How to Have Wi-Fi Connection for Your RV
We’ve all gotten so used to having Wi-Fi that we actually become panicked at the thought of going without. Of course, vacationing in an RV is a chance to get away from the mad scramble of our daily lives, but many still want modern conveniences.
Think of all the smart devices that need a Wi-Fi hookup these days, from your phone and tablet devices to e-readers, MP3 players, portable movie players, and video games.
Whether you want to look up directions, find a nearby restaurant, pay bills online, buy tickets to an event, or keep your children entertained, you’re going to want some sort of Wi-Fi connection while you’re on the road. So, how do you stay connected?
We offer some suggestions for finding or enabling Wi-Fi for your RV
There are a few ways to access Wi-Fi on the road. The first and easiest method is to find a free Public Accessible Wi-Fi Network. They are very common at chains like McDonald’s, Panera, and Starbucks, as well as public libraries and some truck or rest stops. Of course, this option only works if you go inside so this is more of a temporary option.
[wcm_restrict]Wi-Fi access in an RV park
Many RV parks now offer internet and Wi-Fi access to their guests. Unfortunately, the signal is not always strong enough to fit the needs of a large campground, especially if every guest wants to use his or her devices at the same time. Even being inside your RV can slow the internet speed, as all that metal, aluminum, and fiberglass can disrupt Wi-Fi signals.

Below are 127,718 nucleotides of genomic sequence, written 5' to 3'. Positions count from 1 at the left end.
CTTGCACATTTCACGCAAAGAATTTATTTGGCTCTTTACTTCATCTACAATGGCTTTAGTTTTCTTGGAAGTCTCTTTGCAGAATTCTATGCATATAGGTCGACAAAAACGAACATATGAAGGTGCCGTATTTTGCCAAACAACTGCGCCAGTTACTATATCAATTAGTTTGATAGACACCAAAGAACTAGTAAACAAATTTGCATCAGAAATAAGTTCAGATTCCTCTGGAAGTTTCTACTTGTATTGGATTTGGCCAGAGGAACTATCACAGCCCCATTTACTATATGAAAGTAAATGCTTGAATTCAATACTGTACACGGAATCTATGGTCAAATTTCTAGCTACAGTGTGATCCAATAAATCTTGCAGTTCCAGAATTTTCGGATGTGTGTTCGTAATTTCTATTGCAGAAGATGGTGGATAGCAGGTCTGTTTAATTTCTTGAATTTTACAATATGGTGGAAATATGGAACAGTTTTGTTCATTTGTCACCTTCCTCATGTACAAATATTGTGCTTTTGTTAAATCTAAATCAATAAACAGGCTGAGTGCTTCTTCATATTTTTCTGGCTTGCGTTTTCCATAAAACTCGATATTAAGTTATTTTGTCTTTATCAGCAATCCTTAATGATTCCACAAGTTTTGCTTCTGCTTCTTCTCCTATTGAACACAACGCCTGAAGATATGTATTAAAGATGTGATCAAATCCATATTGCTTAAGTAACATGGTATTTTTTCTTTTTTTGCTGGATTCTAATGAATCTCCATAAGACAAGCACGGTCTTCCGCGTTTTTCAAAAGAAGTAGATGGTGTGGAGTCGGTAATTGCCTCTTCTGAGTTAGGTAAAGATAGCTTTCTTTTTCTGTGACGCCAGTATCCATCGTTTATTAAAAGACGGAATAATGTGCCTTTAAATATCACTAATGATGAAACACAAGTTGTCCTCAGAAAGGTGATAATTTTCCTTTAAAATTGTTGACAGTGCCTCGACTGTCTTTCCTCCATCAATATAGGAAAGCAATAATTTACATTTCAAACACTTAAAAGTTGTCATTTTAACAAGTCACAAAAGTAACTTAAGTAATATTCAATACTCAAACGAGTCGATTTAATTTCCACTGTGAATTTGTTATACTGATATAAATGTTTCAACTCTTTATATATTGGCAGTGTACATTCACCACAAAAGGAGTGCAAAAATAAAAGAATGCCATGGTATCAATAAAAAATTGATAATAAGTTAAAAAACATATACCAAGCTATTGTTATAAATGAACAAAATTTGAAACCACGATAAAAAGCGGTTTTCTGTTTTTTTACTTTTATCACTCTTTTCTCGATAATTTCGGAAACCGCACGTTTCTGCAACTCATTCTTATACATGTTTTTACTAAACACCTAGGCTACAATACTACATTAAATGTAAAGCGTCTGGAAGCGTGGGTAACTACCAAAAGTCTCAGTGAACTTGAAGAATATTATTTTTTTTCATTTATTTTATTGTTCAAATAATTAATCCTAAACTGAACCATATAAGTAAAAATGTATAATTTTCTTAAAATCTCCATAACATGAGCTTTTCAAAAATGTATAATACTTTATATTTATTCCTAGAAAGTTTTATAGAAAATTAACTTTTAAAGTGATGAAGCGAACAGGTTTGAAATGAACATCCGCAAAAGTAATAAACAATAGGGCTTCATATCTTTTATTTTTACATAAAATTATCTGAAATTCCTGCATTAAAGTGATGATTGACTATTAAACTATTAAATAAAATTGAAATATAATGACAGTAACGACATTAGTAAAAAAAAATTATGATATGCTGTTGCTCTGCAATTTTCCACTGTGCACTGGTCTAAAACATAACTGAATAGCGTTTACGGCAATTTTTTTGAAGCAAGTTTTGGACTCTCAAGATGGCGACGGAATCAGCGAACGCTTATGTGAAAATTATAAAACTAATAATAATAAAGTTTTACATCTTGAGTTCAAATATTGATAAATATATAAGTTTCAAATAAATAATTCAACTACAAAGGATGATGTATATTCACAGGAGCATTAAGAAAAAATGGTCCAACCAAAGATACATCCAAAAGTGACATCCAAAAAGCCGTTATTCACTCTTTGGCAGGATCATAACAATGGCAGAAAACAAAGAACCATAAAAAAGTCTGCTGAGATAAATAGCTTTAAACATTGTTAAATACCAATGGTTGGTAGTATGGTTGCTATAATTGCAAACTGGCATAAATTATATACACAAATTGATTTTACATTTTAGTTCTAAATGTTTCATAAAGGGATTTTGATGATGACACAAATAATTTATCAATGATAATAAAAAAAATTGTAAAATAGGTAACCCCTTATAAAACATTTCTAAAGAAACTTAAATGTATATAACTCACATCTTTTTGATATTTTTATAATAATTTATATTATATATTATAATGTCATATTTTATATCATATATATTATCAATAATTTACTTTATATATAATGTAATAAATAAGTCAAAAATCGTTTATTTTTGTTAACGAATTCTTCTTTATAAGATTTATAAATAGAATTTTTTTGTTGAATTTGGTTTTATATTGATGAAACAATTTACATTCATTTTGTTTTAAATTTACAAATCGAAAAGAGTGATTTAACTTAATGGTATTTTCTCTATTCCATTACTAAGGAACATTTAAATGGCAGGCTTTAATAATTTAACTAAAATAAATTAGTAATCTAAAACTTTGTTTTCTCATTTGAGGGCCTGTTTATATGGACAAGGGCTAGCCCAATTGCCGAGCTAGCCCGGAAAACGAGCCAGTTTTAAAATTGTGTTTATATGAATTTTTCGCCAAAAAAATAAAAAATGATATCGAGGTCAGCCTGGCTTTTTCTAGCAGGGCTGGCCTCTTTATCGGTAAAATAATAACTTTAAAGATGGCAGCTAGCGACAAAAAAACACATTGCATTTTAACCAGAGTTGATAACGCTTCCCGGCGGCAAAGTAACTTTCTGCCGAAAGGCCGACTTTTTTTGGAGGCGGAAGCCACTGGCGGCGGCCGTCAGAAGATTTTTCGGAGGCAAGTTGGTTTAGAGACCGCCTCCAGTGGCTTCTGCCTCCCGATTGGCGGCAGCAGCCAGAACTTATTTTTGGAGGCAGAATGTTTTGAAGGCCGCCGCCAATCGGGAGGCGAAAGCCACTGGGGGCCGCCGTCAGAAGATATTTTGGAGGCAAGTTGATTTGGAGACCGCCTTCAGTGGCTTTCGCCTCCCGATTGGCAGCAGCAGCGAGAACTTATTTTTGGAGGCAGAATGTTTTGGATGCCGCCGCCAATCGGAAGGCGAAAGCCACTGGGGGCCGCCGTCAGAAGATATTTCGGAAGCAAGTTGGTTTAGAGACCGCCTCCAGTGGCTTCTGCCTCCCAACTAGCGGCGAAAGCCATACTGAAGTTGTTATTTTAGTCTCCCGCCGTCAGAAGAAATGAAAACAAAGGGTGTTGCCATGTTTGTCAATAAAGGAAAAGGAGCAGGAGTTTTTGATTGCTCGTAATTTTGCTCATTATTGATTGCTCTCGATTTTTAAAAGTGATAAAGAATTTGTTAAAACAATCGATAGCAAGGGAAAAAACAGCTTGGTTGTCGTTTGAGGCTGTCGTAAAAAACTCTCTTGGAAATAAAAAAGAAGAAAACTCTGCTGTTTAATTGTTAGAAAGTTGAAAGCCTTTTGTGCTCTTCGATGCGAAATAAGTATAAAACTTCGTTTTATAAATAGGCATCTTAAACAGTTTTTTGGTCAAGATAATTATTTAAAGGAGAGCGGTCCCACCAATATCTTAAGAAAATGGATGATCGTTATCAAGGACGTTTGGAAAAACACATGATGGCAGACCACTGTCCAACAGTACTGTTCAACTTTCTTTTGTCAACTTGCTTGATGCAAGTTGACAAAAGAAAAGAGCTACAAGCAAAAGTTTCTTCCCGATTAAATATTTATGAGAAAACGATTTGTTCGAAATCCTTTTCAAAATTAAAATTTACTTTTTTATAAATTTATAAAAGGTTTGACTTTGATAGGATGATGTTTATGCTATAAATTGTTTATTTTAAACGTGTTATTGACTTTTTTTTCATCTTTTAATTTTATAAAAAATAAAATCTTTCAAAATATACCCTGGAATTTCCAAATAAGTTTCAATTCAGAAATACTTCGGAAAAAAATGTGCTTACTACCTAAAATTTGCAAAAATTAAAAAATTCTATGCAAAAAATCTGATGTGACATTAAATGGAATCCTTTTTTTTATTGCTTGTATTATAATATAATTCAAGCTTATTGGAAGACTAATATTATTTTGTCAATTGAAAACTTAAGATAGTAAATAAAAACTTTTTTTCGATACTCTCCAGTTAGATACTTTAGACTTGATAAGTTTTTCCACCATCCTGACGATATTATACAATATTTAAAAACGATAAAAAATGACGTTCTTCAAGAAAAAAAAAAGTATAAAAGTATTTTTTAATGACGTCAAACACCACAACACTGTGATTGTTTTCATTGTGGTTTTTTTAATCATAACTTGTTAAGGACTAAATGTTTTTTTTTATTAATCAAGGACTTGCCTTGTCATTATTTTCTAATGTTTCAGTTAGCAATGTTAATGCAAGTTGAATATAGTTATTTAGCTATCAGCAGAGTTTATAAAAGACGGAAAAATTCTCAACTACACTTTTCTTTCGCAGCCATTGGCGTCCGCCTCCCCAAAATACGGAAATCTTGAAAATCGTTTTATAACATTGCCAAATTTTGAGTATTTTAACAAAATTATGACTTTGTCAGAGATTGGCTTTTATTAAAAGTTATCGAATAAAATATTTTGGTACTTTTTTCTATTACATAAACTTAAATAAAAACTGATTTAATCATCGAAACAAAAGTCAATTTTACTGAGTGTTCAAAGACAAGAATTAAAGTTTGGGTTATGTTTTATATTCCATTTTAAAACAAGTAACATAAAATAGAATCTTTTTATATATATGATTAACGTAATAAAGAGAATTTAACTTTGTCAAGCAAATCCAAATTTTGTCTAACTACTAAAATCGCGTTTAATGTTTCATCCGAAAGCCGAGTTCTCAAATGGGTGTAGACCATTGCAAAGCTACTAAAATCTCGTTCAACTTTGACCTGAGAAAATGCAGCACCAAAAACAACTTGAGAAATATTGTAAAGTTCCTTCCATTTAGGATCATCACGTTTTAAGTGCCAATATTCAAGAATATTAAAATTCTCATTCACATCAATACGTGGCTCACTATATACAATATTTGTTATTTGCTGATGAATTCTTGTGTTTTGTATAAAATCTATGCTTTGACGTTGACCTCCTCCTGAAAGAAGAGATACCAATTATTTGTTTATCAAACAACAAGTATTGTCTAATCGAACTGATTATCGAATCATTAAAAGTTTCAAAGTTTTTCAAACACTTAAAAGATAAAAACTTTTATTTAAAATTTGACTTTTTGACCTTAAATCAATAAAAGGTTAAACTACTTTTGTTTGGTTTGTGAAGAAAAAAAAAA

One solution is to use a Wi-Fi extending antenna or repeater, which will help strengthen the signal. Some examples of these devices include Ubiquiti NanoStation and NETGEAR Insight. Some RV-ers also invest in a satellite dish, similar to what they might have at home.
Wi-Fi access on the road
Once you leave the campground, Wi-Fi access becomes a little trickier, but it’s not impossible to stay connected. You can set up mobile Wi-Fi hotspots through your cell phone provider. Most of the major carriers like AT&T, Verizon, and Sprint sell devices that work off cellular data signals so if you can get a good signal, you can access the internet.
There are many different types of hotspots so check with your carrier to see what they offer. Be careful with this option as roaming charges may apply, which can result in a much higher bill.
Mobile satellite internet providers
A third option is to use satellite TV and internet. This can give you faster, more reliable service, but it’s not cheap. You’ll have to pay to have a satellite installed and then there will be a monthly plan, which can also be costly.
Here’s another caution to remember. Satellite TV is not the same thing as satellite internet. A satellite TV plan won’t automatically include internet access so make sure you understand what the plan includes. Not all systems are designed for mobile use, either, so pay attention to the details when buying a satellite system.
Traveling in your RV doesn’t automatically mean going without your devices. There are options for getting Wi-Fi and internet service on the road, and these suggestions will help. Become an RV Advisor Member today for more helpful tips. We’d love to hear from you!